By Bev Bachel
As you head into retirement, one of the biggest decisions you’ll have to make is where you are going to live. Many opt for retirement communities but increasingly people are choosing to live with younger members of their own families.
According to Marc Freedman, founder of Encore.org and author of How to Live Forever: The Enduring Power of Connecting the Generations, that choice could be the secret to fulfillment and happiness as we live longer lives.
But intergenerational living doesn’t just benefit those in retirement; it benefits family members of all ages. That’s why Robert and Kay Joslin are so delighted to be reunited under one roof with their daughter Jamie and her young family.
Together for the good of all
For the Joslins, intergenerational living is nothing new. They’d done it years ago with the generation before them.
“Kay’s dad had polio in the 1950s and was in a wheelchair most of his adult life,” explains Robert. “When Kay’s mom had a stroke, we all agreed it was time for the two of them to come to Texas and live with us and our daughter Jamie, who was 10 at the time.”
So, Robert and Kay designed and built a home where all three generations could live together. Kay, who had already left her career as a petroleum engineer, was the primary caregiver for her parents and Jamie, while Robert continued to work full-time.
“That experience was invaluable,” says Robert. “It taught us all the value of different perspectives and about the importance of respect and understanding.”
But eventually Kay’s parents died, Jamie moved to Minneapolis to attend college, and Robert and Kay became empty nesters.
Fast forward 10 years. By then, Jamie was married to Randy Millard and living in Minneapolis. When the couple announced their pregnancy in 2014, Robert and Kay decided it was time to join them. In less than 10 weeks, they sold their Texas home and bought a new one just a mile away from Jamie and Randy.
Shortly after, Kay once again became the primary caregiver, this time for her granddaughter Robin, while Robert, Jamie and Randy worked full-time. And while they hadn’t had any serious conversations about when they would merge households, all four were certain it would happen … someday.
That day came sooner than expected when Jamie, at 31, was diagnosed with Rheumatoid Arthritis the same month she learned she was pregnant with her second child.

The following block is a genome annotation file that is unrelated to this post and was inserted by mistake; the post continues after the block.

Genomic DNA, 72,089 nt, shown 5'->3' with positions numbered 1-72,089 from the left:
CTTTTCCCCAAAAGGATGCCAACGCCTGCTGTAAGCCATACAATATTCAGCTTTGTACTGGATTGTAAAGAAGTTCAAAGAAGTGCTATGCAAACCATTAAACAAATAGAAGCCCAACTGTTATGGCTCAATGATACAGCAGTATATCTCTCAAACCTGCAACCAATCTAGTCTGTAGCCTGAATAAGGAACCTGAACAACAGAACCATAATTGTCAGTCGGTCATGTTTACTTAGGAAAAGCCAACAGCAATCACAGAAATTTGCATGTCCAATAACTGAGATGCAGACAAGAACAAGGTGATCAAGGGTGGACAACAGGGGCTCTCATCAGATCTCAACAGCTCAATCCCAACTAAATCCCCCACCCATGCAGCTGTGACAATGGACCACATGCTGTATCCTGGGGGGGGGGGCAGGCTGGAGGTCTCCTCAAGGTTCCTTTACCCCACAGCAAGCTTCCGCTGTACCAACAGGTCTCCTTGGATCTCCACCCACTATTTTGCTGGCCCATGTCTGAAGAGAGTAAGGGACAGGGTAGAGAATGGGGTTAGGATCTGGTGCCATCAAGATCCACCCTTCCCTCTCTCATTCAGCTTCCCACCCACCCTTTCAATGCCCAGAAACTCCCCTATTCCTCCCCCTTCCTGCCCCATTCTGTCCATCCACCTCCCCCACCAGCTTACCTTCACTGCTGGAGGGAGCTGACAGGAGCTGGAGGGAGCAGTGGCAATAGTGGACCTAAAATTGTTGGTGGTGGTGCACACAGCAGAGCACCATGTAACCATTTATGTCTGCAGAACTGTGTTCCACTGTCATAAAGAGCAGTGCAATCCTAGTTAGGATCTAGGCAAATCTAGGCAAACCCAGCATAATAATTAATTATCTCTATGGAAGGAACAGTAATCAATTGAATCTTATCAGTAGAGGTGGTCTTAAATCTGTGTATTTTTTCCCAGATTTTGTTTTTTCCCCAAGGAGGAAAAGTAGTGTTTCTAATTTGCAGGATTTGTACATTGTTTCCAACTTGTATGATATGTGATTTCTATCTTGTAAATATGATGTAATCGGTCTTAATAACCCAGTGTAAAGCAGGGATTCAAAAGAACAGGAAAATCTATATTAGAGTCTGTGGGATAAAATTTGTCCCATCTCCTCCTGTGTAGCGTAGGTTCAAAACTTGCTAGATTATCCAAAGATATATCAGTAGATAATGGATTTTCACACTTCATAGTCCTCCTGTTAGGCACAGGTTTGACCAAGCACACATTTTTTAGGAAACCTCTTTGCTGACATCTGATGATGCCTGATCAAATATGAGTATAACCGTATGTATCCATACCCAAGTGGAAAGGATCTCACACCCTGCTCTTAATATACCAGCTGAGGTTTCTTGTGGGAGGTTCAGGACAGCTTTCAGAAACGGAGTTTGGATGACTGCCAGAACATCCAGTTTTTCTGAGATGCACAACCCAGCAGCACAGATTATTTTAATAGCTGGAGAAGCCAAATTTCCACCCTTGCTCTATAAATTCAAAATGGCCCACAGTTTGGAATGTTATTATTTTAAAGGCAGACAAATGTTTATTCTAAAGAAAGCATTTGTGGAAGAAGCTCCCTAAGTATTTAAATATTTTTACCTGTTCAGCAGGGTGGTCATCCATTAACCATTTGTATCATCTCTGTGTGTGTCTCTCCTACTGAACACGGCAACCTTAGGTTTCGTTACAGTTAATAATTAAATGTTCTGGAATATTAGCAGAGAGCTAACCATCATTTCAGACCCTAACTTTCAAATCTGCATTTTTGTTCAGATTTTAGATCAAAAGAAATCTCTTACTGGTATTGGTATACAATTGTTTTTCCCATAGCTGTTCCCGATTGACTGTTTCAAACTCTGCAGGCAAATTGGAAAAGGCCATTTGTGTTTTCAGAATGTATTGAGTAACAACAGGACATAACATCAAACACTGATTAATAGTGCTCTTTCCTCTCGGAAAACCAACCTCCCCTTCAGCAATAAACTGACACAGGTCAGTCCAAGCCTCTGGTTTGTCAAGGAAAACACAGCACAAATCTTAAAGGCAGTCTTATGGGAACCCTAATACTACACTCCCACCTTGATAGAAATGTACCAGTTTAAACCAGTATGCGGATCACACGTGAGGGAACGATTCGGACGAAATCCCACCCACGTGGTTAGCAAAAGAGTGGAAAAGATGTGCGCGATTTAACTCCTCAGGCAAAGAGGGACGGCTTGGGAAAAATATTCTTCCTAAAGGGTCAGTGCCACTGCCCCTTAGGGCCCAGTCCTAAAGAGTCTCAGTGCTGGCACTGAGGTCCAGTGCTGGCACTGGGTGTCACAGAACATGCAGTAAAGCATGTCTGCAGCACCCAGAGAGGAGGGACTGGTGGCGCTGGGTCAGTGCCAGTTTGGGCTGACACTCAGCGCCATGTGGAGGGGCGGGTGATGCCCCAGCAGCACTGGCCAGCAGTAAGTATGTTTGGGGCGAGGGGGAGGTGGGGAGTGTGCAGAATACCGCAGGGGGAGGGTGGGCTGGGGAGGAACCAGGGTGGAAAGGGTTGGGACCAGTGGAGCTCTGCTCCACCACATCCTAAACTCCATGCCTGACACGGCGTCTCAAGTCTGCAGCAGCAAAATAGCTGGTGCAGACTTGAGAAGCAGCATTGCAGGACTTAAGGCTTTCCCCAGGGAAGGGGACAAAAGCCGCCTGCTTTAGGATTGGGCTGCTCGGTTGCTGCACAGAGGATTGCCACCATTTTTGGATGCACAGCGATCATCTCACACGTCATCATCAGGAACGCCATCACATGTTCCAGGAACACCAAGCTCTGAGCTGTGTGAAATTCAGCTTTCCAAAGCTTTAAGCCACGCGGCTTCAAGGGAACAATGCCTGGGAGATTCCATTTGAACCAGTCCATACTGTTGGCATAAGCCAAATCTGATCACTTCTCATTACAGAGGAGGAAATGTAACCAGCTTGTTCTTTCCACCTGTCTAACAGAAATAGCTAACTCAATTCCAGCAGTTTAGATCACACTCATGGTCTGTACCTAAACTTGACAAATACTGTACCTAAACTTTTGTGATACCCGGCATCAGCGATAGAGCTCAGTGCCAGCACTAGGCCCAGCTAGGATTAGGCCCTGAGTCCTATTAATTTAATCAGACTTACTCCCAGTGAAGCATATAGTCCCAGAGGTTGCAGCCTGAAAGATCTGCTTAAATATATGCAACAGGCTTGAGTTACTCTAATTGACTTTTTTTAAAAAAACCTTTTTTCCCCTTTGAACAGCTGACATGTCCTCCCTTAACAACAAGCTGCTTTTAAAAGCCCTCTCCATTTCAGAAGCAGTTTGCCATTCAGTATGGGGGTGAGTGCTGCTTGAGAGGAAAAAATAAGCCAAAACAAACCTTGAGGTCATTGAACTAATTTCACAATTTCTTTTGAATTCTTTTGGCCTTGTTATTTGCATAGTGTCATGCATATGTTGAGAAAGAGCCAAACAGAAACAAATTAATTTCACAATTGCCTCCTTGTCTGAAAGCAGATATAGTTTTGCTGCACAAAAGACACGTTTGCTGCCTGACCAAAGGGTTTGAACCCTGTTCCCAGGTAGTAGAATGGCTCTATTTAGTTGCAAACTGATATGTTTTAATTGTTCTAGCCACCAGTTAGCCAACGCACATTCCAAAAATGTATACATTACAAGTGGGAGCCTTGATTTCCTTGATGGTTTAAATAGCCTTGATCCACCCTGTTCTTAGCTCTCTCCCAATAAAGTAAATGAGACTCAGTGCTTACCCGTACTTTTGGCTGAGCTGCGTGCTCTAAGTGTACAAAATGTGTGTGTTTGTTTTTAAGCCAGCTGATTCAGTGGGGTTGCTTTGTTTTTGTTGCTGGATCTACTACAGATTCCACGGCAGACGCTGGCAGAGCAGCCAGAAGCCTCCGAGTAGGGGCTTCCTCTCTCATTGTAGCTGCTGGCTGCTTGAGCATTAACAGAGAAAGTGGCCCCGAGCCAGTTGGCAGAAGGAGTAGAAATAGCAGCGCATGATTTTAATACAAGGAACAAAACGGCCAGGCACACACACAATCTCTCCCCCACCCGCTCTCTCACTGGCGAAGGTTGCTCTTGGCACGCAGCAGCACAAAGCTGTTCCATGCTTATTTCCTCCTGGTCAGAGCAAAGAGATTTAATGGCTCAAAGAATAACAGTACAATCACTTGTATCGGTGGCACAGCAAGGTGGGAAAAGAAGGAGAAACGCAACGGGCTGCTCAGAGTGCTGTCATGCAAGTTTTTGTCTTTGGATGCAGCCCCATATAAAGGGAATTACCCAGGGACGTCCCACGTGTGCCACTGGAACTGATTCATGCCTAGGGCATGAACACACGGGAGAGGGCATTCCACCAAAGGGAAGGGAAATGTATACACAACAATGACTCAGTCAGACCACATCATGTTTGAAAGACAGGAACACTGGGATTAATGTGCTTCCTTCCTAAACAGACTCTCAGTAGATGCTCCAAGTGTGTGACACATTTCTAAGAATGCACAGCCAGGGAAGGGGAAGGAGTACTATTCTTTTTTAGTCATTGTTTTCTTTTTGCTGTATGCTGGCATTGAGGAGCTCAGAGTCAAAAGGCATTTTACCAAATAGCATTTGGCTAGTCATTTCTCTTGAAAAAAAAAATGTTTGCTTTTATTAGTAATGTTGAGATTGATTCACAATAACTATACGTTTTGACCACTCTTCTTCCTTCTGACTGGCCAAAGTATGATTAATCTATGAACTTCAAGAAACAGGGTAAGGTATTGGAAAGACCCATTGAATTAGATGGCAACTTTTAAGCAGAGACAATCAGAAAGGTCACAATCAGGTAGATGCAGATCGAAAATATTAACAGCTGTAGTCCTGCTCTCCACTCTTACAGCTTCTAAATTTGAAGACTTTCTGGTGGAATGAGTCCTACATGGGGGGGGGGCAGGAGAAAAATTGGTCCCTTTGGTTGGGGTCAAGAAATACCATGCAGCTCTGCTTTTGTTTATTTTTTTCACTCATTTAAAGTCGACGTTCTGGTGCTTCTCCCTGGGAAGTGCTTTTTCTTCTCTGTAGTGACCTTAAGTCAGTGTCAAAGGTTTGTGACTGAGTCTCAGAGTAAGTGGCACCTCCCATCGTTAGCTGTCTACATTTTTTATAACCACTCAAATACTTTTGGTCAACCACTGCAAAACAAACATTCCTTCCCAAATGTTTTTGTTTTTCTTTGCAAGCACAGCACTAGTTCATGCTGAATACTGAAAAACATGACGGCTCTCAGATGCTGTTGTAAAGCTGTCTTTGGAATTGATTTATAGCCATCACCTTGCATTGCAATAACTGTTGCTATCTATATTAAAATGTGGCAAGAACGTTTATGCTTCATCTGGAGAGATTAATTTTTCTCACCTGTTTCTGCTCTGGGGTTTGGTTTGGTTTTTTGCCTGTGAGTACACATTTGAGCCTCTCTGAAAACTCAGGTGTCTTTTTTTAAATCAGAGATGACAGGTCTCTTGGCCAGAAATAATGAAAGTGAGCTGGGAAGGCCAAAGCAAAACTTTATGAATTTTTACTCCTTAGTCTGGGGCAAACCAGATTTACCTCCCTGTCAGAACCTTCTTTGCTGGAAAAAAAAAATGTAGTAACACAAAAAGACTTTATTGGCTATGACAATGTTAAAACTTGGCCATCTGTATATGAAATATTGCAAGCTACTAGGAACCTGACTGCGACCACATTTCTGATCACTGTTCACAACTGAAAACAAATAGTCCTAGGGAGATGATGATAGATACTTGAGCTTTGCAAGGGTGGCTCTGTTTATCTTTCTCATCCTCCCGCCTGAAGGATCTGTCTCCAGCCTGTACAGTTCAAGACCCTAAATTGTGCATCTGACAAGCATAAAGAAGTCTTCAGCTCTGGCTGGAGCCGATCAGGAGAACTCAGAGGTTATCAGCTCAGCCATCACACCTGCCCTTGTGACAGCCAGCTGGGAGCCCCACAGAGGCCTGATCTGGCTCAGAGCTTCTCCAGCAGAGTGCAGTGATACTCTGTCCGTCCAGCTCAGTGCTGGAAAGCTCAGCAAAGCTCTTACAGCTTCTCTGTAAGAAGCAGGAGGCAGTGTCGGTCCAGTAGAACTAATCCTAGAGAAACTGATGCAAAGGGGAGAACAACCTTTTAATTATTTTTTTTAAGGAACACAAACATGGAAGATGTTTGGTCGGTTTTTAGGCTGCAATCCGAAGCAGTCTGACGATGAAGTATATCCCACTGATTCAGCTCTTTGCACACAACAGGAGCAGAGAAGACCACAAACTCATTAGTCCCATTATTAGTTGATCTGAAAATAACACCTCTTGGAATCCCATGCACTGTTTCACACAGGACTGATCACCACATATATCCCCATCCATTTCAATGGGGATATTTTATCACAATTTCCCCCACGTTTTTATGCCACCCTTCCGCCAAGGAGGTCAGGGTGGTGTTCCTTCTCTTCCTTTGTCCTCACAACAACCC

“We always knew our two families would live together, but after Dani’s birth there were days when I couldn’t even change a diaper or button the girls’ clothes, so our ‘someday’ plan became a two-year plan.”
The four adults discussed what they wanted and needed in their new shared home. Jamie and Randy both needed offices, while Kay insisted on a walk-out basement, ideally with a kitchenette so that she and Robert, both early risers, could enjoy a cup of coffee without disturbing other family members.
Robert even created a spreadsheet to help each person prioritize what was most important to him or her.
A smart financial decision
One of their first, and most important, steps was meeting with a financial planner. “We knew our goal of living together would never work if we couldn’t talk candidly about money, including how much we make and how we hope to spend it,” says Robert, who still works full-time.
“We are also very clear that it’s not the Joslin’s money or the Millard’s money, but our money.”
That’s one reason why, when they purchased their new home, all four adults put their names on the home’s title. It’s also why they continue to talk openly about what aging well means to them, as well as their goals, including financial independence.
“Buying a house together was definitely a smart financial decision,” says Jamie. “Daycare for two kids costs $24,000 to $30,000 a year. And if my mom and dad had to move into an assisted living facility, that would cost another $5,000 a month—for each of them.”
Family time is priceless
While the financial benefits of living together are huge, it’s the ordinary, everyday moments that everyone appreciates the most.
“I got off a conference call the other day and walked out of my office to find my dad playing Monopoly with my daughter Robin, while Dani sat in her highchair watching,” says Jamie. “I could have cried! They were playing with the exact same set my grandparents and I used to play with when I was a kid. Seeing that brought back a flood of memories and made me realize just how blessed my family truly is.”
Of course, there are challenges. “Yeah, we fight,” says Jamie. “Yeah, there’s tension. But the positives definitely outweigh the negatives. For instance, the girls are learning that there’s not just one way of doing things but multiple ways.”
Robert agrees: “Things were great before we moved in together, and they’re even better now that we’re once again a three-generation household raising a family, cooking and gardening together, sharing childcare, pooling our resources and making memories that will last a lifetime.”
Bev Bachel is a freelance writer and the author of What Do You Really Want? How to Set a Goal and Go for It! A Guide for Teens. As a child, she enjoyed having her grandmother live with her family most winters.
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